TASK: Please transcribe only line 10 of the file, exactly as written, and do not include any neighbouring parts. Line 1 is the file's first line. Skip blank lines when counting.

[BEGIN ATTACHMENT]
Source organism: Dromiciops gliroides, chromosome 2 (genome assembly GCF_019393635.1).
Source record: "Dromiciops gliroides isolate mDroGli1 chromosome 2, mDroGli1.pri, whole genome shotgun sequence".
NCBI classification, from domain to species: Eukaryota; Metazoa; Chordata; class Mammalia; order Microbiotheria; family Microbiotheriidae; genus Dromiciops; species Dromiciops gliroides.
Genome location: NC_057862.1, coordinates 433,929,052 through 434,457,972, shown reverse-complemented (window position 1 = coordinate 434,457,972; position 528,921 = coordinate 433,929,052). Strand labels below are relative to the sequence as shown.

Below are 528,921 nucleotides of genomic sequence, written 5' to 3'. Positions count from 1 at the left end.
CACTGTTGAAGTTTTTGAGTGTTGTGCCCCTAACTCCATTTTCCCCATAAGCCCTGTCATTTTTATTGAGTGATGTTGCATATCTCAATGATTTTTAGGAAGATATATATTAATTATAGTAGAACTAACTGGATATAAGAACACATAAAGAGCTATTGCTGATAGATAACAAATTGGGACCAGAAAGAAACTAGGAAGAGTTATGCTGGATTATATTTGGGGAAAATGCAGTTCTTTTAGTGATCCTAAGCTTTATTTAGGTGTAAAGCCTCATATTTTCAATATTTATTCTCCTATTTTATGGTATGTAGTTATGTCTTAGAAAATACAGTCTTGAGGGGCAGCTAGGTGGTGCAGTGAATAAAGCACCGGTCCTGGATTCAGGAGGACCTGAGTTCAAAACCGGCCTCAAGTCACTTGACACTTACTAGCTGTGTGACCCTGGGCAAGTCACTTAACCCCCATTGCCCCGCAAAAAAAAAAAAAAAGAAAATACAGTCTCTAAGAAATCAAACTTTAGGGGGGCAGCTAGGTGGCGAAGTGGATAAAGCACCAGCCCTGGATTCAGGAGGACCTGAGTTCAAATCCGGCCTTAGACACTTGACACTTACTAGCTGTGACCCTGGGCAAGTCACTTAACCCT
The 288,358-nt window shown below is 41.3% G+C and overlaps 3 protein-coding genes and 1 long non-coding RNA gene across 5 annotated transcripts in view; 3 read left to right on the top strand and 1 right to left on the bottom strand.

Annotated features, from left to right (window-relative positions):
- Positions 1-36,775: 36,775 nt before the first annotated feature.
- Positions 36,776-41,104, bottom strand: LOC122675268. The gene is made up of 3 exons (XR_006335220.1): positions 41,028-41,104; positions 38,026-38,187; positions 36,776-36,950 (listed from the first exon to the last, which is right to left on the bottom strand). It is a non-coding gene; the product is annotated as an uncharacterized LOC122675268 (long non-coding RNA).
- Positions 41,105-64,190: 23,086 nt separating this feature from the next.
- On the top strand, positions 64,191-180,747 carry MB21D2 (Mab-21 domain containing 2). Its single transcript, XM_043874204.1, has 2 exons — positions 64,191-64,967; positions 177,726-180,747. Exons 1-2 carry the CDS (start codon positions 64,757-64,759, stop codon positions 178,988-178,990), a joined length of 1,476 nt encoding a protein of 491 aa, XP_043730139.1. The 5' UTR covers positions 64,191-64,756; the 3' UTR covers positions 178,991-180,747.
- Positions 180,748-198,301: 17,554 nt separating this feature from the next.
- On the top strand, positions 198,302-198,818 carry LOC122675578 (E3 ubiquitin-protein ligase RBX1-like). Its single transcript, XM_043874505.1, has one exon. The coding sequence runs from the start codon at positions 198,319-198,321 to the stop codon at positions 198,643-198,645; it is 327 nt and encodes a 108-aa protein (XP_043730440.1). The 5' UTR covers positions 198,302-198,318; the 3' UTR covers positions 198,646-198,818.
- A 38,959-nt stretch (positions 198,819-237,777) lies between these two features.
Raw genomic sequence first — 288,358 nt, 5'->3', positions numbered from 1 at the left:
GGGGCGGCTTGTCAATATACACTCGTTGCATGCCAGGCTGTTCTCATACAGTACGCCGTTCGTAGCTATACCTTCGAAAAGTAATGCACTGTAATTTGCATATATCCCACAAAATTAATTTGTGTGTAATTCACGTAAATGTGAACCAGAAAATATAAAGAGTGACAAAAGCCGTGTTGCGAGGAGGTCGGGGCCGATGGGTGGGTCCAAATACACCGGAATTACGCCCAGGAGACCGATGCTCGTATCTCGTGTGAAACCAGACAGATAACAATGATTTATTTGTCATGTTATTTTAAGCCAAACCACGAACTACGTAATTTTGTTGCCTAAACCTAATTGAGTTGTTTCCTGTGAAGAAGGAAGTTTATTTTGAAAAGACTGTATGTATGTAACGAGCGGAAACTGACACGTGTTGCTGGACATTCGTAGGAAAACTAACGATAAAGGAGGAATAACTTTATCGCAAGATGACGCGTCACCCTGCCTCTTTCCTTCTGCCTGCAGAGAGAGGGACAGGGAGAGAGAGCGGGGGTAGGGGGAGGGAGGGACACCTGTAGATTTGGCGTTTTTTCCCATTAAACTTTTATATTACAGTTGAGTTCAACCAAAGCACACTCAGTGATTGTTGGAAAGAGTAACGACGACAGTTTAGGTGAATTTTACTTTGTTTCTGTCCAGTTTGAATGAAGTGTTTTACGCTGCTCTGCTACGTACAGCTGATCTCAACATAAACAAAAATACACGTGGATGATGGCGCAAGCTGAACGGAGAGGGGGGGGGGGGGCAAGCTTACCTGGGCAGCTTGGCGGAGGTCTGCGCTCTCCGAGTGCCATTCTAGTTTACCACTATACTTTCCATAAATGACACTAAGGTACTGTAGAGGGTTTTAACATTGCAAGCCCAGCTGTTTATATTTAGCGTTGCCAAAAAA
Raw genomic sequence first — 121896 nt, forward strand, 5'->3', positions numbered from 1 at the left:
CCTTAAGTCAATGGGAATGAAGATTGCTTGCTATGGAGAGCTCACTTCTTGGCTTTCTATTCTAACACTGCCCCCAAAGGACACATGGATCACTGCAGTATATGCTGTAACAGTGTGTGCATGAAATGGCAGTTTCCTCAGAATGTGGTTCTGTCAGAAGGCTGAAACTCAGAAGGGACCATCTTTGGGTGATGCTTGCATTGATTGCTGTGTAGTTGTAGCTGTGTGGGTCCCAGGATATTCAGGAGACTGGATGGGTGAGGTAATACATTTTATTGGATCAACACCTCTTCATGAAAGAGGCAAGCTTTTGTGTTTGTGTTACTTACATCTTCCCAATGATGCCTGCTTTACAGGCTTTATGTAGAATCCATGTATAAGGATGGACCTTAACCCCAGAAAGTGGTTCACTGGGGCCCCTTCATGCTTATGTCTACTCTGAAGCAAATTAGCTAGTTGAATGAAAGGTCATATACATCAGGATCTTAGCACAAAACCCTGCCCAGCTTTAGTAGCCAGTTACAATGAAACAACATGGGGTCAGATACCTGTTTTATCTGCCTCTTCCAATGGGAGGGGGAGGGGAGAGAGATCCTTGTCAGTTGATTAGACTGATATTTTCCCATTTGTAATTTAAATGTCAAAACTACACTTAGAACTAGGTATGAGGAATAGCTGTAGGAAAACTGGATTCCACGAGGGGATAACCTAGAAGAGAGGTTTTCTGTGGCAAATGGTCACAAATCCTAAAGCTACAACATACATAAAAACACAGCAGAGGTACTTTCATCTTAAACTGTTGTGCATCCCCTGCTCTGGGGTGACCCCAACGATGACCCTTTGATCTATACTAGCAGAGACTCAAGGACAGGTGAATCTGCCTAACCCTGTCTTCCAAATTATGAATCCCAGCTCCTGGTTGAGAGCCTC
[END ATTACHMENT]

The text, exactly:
- Positions 36,776-41,104, bottom strand: LOC122675268. The gene is made up of 3 exons (XR_006335220.1): positions 41,028-41,104; positions 38,026-38,187; positions 36,776-36,950 (listed from the first exon to the last, which is right to left on the bottom strand). It is a non-coding gene; the product is annotated as an uncharacterized LOC122675268 (long non-coding RNA).